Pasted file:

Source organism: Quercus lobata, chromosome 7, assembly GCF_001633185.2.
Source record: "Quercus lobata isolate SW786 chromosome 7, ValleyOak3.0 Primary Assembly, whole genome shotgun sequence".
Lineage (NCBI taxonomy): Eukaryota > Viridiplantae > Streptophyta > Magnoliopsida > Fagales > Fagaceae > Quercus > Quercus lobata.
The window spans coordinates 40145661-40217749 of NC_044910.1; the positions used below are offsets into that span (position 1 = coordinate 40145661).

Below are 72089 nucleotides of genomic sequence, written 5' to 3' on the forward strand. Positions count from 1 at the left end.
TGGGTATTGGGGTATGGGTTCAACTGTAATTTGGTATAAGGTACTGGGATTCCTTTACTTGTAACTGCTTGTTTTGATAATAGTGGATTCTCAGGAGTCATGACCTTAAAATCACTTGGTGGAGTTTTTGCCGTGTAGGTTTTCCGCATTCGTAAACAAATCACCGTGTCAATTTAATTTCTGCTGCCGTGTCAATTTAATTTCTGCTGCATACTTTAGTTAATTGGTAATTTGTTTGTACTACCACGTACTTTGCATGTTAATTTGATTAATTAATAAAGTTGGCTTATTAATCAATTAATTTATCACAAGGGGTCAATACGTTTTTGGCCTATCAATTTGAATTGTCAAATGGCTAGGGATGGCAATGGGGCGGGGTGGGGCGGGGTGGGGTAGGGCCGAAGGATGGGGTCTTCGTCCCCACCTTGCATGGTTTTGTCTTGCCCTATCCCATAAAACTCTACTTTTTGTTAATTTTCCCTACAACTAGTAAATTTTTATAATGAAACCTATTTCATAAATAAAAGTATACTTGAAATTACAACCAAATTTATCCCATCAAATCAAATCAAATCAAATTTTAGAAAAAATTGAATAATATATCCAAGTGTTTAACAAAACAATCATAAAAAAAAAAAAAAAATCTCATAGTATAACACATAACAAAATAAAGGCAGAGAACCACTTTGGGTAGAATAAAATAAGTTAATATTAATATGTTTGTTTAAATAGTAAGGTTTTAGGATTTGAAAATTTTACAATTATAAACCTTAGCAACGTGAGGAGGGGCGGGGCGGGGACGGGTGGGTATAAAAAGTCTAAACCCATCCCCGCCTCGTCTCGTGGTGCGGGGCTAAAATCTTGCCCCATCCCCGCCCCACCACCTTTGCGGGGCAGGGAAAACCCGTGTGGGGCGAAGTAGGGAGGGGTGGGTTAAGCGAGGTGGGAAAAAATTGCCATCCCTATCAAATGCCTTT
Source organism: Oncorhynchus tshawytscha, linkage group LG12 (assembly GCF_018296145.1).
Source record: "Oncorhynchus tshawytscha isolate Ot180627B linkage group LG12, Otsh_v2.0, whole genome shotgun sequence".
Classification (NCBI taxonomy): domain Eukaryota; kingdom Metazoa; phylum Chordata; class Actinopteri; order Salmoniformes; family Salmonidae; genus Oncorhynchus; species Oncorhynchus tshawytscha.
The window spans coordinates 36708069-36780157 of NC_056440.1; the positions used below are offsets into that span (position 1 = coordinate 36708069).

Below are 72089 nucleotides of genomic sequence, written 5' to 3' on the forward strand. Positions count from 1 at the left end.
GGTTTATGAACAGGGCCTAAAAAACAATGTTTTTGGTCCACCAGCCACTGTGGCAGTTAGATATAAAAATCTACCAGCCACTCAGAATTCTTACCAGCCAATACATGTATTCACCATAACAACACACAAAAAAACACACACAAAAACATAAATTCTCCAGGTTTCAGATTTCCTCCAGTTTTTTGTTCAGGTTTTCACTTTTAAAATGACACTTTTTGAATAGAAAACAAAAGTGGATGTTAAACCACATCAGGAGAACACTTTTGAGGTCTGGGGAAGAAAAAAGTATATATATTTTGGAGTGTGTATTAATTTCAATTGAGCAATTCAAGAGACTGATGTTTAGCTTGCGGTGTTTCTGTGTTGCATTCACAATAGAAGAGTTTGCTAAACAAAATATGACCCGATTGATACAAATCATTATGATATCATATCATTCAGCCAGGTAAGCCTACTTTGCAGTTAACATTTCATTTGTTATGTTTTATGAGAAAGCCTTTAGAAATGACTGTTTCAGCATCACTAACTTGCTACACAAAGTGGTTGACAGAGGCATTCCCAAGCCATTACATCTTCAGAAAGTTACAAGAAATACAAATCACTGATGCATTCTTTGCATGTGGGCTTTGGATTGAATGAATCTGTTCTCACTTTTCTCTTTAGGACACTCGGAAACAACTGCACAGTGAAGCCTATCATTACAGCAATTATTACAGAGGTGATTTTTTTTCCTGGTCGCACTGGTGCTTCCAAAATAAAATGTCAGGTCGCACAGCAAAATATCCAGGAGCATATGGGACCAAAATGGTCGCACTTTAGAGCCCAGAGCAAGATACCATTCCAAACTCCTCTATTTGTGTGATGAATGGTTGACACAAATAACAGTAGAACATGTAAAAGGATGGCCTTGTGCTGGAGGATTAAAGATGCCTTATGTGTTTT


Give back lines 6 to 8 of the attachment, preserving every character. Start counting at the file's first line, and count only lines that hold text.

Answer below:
TGGGTATTGGGGTATGGGTTCAACTGTAATTTGGTATAAGGTACTGGGATTCCTTTACTTGTAACTGCTTGTTTTGATAATAGTGGATTCTCAGGAGTCATGACCTTAAAATCACTTGGTGGAGTTTTTGCCGTGTAGGTTTTCCGCATTCGTAAACAAATCACCGTGTCAATTTAATTTCTGCTGCCGTGTCAATTTAATTTCTGCTGCATACTTTAGTTAATTGGTAATTTGTTTGTACTACCACGTACTTTGCATGTTAATTTGATTAATTAATAAAGTTGGCTTATTAATCAATTAATTTATCACAAGGGGTCAATACGTTTTTGGCCTATCAATTTGAATTGTCAAATGGCTAGGGATGGCAATGGGGCGGGGTGGGGCGGGGTGGGGTAGGGCCGAAGGATGGGGTCTTCGTCCCCACCTTGCATGGTTTTGTCTTGCCCTATCCCATAAAACTCTACTTTTTGTTAATTTTCCCTACAACTAGTAAATTTTTATAATGAAACCTATTTCATAAATAAAAGTATACTTGAAATTACAACCAAATTTATCCCATCAAATCAAATCAAATCAAATTTTAGAAAAAATTGAATAATATATCCAAGTGTTTAACAAAACAATCATAAAAAAAAAAAAAAAATCTCATAGTATAACACATAACAAAATAAAGGCAGAGAACCACTTTGGGTAGAATAAAATAAGTTAATATTAATATGTTTGTTTAAATAGTAAGGTTTTAGGATTTGAAAATTTTACAATTATAAACCTTAGCAACGTGAGGAGGGGCGGGGCGGGGACGGGTGGGTATAAAAAGTCTAAACCCATCCCCGCCTCGTCTCGTGGTGCGGGGCTAAAATCTTGCCCCATCCCCGCCCCACCACCTTTGCGGGGCAGGGAAAACCCGTGTGGGGCGAAGTAGGGAGGGGTGGGTTAAGCGAGGTGGGAAAAAATTGCCATCCCTATCAAATGCCTTT
Source organism: Oncorhynchus tshawytscha, linkage group LG12 (assembly GCF_018296145.1).
Source record: "Oncorhynchus tshawytscha isolate Ot180627B linkage group LG12, Otsh_v2.0, whole genome shotgun sequence".